This one is embarrassing to admit because it’s so shallow, but I think it’s something many of us worry about: on bad self-image days, I worry that others think I’m unattractive. I can see a bad photo of myself and still be thinking about it long after the camera has been put away. I’m ashamed to say that there have been times that I’ve been having fun, enjoying myself and not caring how I look and someone has taken a candid photo of me. I’ve afterwards looked at this picture, been horrified, and it’s spoiled the otherwise fantastic time I’d been having. This is obviously pretty sad, self-obsessed, and not to mention pointless. I could spend an eternity analyzing my own reflection for flaws. At times we suffer with negative self-image, I think it’s helpful to remind ourselves that we are our own worst critics. No-one else is critiquing our profile side on, obsessing over whether our bellies look noticeably bloated or not. If you spoke to a friend in the same way that you think/speak about yourself, would you have many friends left? Thought not. I know that these ideas are easy to say and much, much harder to put into practice. I know most of us would probably feel pretty ridiculous standing in front of the mirror telling ourselves non-ironically; ‘I love you. You’re gorgeous, you’re wonderful’ (not that you shouldn’t tell yourself these things – you are undoubtedly both!) Most of the general populous, however, aren’t going to be parading around Gilderoy Lockhart style, waxing lyrical about the wonder of ‘me, magical me’ anytime soon. I’m not suggesting that we all can or should take self-confidence and self-love to those dizzying heights. But just making an effort to silence the negative thoughts surrounding our appearance that subtly chip away at our self-esteem over time can make a significantly positive impact upon how we feel about ourselves.
Iworry. ‘Why am I such a coward?’ I think, desperately. ‘Why do I find it so hard to take risks? Will I always be so afraid?’ Yes, that’s right, I worry about worrying. Incredible. If they did a degree in worrying, I would graduate with First Class Honors. How do I quieten these thoughts? I’ll be honest – sometimes, I can’t. Writing helps. So does yoga, usually. A good book. Consciously releasing any tension I am holding in my body. Smiling. Fresh air. Looking up at the sky. Remembering that I am a spec in a vast and incomprehensibly wide universe. Reminding myself that I love and am loved in return. 9 out of 10 times (an unofficial stat, but still), the things we are worrying about are usually not that significant, even if they feel vital at the time. If I f**ck up occasionally, I am learning that that’s okay. The world around me will not collapse. It sounds counter-intuitive but, actually, sometimes thinking about why we’re worrying and getting to the root of the fear we feel can actually be useful. For example, when I stop and think about it, I am able to understand that two reasons I find it hard to take risks are that;
a) I have a perfectionist streak, am terrified of failure, and as such find it hard to take leaps into the unknown. I am afraid that things will go wrong and I will be unable to deal with it. I will not be able to be ‘perfect.’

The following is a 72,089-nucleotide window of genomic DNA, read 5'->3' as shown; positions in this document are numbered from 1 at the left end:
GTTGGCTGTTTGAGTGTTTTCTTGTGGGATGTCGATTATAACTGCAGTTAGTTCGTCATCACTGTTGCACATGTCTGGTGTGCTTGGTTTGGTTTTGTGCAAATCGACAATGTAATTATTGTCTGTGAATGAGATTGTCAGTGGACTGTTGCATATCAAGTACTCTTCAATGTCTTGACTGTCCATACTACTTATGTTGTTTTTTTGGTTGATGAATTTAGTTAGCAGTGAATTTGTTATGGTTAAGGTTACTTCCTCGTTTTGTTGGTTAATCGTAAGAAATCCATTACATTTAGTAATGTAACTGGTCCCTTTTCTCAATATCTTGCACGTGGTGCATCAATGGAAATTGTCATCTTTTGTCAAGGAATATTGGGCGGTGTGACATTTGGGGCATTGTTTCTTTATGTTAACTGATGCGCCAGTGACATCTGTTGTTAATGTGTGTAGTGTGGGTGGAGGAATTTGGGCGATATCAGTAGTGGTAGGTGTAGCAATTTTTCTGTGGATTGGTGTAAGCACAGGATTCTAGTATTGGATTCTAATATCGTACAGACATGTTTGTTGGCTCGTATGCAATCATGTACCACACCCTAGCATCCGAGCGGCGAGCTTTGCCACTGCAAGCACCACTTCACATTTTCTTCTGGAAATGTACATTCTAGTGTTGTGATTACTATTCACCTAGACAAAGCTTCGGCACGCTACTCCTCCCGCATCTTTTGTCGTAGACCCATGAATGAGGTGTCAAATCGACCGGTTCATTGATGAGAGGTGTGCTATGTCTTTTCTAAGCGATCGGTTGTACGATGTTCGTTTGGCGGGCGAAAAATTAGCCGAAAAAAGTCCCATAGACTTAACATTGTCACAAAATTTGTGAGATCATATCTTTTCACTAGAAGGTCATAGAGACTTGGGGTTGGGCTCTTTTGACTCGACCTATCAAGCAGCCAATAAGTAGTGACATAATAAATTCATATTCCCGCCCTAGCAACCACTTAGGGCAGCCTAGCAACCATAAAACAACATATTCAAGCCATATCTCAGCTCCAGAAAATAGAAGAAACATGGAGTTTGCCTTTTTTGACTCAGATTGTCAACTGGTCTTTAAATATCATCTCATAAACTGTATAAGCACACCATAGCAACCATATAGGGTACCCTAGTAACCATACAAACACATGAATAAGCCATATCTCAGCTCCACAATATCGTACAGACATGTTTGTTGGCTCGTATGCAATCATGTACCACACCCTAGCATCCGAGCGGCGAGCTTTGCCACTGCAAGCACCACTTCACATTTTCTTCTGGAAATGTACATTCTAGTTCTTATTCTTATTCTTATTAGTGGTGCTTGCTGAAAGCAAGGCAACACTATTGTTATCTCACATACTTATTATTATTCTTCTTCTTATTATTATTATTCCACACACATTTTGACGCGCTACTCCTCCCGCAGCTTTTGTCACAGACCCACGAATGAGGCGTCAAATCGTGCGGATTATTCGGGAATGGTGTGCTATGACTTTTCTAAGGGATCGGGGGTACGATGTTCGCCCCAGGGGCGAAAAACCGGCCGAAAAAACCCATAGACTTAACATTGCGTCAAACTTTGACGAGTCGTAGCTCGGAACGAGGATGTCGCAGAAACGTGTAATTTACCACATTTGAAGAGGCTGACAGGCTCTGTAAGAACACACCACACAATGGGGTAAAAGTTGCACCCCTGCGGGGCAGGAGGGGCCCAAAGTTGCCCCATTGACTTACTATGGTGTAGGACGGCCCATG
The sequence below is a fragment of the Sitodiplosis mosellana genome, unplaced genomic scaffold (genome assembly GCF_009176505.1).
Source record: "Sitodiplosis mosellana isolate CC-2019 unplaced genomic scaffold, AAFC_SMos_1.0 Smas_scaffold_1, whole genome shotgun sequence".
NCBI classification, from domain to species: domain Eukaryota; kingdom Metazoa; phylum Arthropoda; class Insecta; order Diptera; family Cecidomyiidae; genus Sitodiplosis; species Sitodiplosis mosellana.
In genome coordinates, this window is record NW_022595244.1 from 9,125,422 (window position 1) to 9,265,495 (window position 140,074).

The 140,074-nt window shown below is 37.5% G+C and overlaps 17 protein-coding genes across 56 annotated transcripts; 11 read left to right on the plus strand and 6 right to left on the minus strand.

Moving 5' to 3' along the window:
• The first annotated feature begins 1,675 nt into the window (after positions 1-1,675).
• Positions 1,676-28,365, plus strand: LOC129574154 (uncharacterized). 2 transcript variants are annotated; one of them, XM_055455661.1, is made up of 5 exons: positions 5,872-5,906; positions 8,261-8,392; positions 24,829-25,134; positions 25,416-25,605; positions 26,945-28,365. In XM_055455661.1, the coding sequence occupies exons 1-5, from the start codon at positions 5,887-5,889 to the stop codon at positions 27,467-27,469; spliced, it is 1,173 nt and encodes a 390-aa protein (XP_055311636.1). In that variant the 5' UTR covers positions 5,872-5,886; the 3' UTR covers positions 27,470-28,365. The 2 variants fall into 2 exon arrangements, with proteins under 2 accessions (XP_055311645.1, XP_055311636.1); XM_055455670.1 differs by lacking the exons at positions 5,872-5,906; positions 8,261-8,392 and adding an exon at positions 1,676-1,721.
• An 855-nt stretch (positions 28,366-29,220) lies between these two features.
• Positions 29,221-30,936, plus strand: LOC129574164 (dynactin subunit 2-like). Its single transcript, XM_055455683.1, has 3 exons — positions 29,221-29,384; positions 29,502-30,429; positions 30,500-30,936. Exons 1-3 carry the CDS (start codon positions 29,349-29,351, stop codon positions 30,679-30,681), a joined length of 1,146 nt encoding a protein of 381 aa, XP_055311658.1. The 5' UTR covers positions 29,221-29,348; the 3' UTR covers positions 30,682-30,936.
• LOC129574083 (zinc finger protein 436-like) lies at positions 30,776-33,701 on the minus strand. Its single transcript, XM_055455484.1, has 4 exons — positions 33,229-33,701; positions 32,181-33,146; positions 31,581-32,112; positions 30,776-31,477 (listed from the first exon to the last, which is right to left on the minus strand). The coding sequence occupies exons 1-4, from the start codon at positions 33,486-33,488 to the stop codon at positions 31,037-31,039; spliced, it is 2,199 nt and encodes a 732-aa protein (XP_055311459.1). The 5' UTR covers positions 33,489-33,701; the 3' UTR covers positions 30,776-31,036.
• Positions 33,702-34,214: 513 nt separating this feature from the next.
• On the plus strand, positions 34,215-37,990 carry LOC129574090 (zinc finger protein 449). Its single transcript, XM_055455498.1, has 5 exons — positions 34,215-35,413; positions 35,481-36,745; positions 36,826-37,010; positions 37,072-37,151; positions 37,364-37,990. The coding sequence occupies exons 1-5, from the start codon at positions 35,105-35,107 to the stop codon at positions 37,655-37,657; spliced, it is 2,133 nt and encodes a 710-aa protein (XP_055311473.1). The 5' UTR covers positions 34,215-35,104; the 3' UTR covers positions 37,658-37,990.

b) I am afraid of making a mistake and looking silly.
After I’ve identified the root of this fear, I am able to deal with it head-on. Do I really want to miss out on opportunities and life experiences because I will be chasing the impossible construction that is ‘perfection’? As for point B), again – is it worth missing out on all the things that life has to offer due to a fear of looking ‘silly’? Every mistake is an experience.
I read an article recently about the importance of developing a personal manta. This can sound slightly hippy-dippy, but having a go-to phrase just to silence the incessant mental chatter of worries can actually be really calming. It doesn’t have to be fixed. Mine varies daily. One that often works quite well is just reminding myself ‘there are good things happening all around me.’ I also like; ‘this is not as scary as it seems.’ Sometimes I need to reconnect with the present, ground myself and touch back down to Earth after floating away on a grey storm-cloud of anxiety. When I hear my voice raised a couple of octaves (and believe me, my voice is already pretty high-pitched) and tightened with anxious energy, I exhale, pause, and remind myself ‘I am doing my best.‘ These five words continue to motivate me to try my hardest, to fight becoming sucked in to a vacuum of suffocating stress, and help me to give myself a much needed reality check.
The crux of this post is, I suppose, that if you’re someone that feels your mind is constantly whirring, writhing with what-if’s and worries at any given moment, you cannot simply indulge or give-in to this negative mental chatter. I hope that some of the techniques I’ve explored in this post prove in some way useful – I feel I can only really loosely call it ‘advice.’ These are just some methods that I use when I’m bogged down in a marsh-land of insecurity and worry. They work for me, usually, and I really hope that they work for you. I truly hope that you can find the serenity you’re searching for, and that, for the most part, you can regain control of your thoughts and tell your mind to STFU.